Why QA needs to change

It’s unarguable that Continuous Delivery has gone from being just a CTO friendly buzzword to a central requirement for a high performance delivery team. It’s no longer cutting edge to merely check in your code to source control and have Jenkins or other continuous integration box run the unit tests. You have to be able to get that code out into a live environment as fast as possible and that means Continuous Delivery. The ability to deliver code into production at will has a direct effect on your bottom line but to do this effectively you need two things, 1) understand the important areas of functionality that the customers really use and 2) be able to test these areas as quickly and easily as possible. The first is a business issue but the second boils down to automating your testing.

The trouble is that most of the industry holds on to a quality assurance process that is directly at odds with this. The reasons are mostly historical but companies have had varying levels of success in the drive to automate QA. The level varies on how highly the company values this ability. So what levels of QA do we commonly see?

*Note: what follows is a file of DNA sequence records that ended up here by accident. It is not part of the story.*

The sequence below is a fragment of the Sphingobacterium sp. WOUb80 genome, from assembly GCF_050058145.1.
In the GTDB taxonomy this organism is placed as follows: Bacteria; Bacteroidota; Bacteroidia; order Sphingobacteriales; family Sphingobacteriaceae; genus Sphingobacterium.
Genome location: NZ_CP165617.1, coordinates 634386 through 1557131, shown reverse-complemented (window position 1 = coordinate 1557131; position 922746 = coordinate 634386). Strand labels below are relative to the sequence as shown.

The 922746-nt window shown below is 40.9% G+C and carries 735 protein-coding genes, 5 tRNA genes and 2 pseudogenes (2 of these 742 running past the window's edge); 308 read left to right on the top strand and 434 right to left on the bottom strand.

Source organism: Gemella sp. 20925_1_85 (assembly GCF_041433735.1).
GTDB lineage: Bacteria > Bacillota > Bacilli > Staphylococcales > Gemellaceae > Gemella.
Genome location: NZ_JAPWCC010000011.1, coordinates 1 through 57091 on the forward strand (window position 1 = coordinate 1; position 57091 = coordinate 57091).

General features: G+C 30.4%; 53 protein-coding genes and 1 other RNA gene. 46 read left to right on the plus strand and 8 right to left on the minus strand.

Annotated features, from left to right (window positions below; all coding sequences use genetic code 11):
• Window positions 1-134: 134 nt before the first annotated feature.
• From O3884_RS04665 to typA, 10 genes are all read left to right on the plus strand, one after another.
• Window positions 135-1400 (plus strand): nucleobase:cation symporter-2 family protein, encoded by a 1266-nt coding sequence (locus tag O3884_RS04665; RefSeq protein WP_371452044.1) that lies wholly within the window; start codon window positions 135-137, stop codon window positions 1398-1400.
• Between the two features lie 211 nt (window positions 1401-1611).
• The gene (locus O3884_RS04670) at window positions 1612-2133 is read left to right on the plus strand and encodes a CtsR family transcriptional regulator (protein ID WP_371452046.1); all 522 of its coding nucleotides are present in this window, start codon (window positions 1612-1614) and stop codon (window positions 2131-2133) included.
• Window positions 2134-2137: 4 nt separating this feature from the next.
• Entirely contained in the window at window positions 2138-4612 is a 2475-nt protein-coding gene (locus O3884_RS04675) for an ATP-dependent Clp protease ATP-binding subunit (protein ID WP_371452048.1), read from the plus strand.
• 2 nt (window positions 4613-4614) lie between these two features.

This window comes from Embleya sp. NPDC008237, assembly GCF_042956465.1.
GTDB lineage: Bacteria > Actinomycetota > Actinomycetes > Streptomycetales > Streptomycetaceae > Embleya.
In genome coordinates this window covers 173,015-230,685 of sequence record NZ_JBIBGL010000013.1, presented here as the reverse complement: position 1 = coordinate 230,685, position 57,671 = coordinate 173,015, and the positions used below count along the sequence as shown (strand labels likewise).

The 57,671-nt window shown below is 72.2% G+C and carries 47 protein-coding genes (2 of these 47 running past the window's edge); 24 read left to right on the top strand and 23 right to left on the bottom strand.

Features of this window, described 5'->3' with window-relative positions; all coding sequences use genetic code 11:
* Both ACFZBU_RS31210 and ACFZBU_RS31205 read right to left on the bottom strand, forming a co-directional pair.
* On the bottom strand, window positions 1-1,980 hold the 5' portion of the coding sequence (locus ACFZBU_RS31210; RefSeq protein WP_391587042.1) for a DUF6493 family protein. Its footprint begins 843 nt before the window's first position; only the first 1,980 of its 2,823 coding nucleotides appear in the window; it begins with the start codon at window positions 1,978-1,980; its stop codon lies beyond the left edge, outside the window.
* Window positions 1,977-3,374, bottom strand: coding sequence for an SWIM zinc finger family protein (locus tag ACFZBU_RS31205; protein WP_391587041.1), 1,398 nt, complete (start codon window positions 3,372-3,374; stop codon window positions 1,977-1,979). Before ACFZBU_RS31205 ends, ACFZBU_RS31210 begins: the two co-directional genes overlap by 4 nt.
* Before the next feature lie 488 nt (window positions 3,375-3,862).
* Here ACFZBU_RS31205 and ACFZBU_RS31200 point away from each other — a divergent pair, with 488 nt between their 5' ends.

0 – Manual compilation, no unit tests, manual testing by QA
Before we all recoil in horror it’s worth recalling the pure horror of how things used to be with an enormous gulf between developers and QA. Thankfully this approach is lost in the mist of time for almost everyone but if has not, you have my deepest sympathies.

1 – Automated compilation, some unit tests by dev, manual testing by QA
We start to see the process become more agile. Build scripts have made their appearance. Life is a bit easier for developers with the introduction of Continuous Integration but not much different to QA who are left out in the cold.

2 – Automated compilation, high standard unit tests by dev, automation of manual testing by QA